New ten-pin bowling alley scores first strike
THE FUTURE looks more certain for a proposed new bowling alley in Gladstone’s CBD after striking out with a request to waive $84,293 in council infrastructure charges, approved.
The fourth item on Gladstone Regional Council’s October 6 ordinary meeting agenda was to
consider waiving adopted infrastructure charges associated with the facilities development application.
The Development Application (DA) concerns a bar and indoor sport and recreation facility located at 25 and 38 Yarroon Street.
The DA dovetails with renovations on the Central Hotel.
The renovations are: a re-design of the ground floor level including the existing gaming area, a new outdoor bar area, a new back of house area and rearrangement and relocation of ground floor toilets; new fit-out upstairs to include four full bowling lanes and associated infrastructure; rearrangement of carparking; relocation of bin storage areas and vehicle access; and new disabled access from the carparking area into the hotel.
The developer can apply to council for a 50 per cent reduction in the total infrastructure charges of $84,293.03.
The applicant lodged a request for council to consider waiving the adopted infrastructure charge on August 15, 2020.
The request detailed a number of reasons on council documents including the fact the industry was doing it tough due to COVID.
Councillors also heard the applicant had found asbestos in the building during renovations, which had added additional significant cost to the project.
“He states if we were not to reduce to zero for certain charges, it would make further redevelopment unviable,” council staff told the meeting.
Cr Daryl Branthwaite said he supported imposing no infrastructure charges on the developer.
“It’s going to be a good attraction for the CBD,” he said.
“Nobody else in this area is doing anything like this.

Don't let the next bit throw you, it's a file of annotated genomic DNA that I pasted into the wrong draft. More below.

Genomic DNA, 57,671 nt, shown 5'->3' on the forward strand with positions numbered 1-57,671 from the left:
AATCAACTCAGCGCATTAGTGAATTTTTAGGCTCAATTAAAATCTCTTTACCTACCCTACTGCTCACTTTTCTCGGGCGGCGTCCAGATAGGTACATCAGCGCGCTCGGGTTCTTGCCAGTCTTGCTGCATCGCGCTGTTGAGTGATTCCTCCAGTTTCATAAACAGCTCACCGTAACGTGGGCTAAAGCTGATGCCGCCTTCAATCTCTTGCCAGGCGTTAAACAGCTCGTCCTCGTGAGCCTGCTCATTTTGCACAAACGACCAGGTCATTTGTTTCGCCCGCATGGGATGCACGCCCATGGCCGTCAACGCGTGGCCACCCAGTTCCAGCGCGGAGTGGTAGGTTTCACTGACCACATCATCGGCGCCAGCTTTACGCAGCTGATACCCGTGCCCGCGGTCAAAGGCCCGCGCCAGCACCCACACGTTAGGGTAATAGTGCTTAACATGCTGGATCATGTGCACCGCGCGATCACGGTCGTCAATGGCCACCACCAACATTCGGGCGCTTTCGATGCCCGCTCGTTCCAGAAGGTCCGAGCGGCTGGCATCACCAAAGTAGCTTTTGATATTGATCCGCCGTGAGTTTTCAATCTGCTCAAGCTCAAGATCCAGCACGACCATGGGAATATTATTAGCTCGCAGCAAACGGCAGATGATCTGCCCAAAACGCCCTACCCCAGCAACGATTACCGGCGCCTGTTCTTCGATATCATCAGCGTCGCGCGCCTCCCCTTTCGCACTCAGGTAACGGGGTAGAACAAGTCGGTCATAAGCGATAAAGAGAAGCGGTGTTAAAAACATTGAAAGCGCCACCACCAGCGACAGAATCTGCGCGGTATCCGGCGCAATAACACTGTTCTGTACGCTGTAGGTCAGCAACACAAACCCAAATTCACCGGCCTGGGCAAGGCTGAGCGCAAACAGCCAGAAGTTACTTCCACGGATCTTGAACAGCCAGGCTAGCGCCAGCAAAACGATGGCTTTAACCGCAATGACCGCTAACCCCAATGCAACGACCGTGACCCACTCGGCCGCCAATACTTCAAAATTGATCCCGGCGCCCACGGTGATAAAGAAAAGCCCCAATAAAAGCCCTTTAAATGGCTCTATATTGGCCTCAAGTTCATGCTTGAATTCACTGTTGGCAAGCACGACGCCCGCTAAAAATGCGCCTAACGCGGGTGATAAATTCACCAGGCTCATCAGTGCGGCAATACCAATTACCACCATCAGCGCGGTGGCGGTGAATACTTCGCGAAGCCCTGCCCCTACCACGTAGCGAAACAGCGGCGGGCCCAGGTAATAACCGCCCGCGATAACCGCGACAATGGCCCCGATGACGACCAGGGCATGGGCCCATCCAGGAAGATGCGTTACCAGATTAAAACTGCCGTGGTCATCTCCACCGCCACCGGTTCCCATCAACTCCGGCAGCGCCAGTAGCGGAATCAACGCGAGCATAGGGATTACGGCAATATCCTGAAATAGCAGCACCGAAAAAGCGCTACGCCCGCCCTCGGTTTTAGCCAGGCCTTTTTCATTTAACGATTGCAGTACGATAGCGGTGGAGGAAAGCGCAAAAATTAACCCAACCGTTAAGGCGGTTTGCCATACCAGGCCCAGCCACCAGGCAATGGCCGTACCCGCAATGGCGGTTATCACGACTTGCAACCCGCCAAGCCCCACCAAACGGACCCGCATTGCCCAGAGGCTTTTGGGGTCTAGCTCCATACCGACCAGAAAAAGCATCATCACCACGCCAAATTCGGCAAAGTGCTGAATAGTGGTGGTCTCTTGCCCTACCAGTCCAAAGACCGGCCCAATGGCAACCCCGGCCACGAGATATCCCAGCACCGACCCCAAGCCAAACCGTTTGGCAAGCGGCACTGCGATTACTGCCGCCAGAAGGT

“It’s going to add jobs to our community and obviously a new vibrancy to the community as well.”
Cr Natalia Muszkat said she found it very difficult to understand how, if the application was rejected by council, the development would not progress.
Cr Kahn Goodluck acknowledged the infrastructure charges must be paid by “someone” which in this case would be council, but said “we had been smashed by COVID” and he was happy to move a motion to reduce infrastructure charges to zero.
Cr Chris Trevor said there were a “great deal” of people disadvantaged when the previous bowling alley closed during the Curtis Island LNG development.
“If this project was to get up finally, the economic benefits in providing local jobs would far outweigh any reduction of $40,000 if that decision is made today,” he said.
“Given there are no proponents that I’m aware of in the short or long term look at the prospect of establishing another bowling club in our community.”
Cr Rick Hansen said he would consider it as somewhat of an investment by council, “considering the community aspect” of the project and having a local ten-pin bowling alley.
Cr Matt Burnett asked if the bowling alley was competition approved (to host tournaments), or just for fun, which he said would determine his decision on the level of funding he thought was appropriate.
Cr Natalia Muszkat asked to see the businesses financials, to determine if the waiver of charges was economically appropriate, and how she could apply that to requests by other businesses in the future.
Cr Kahn Goodluck put forward a motion to approve the applicants request waiving $84,293.03 in infrastructure charges, which was seconded by Cr Churchill.
“It's a unique development we don’t currently have in our region, due to the great economic impacts to this particular industry,” Cr Goodluck said.
Councillors voted 6 to 1 to support the full waiving of infrastructure fees, going against the council staff recommendation.
Cr Natalia Muszkat voted against the proposal and Cr Desley O’Grady provided an apology for not attending the meeting.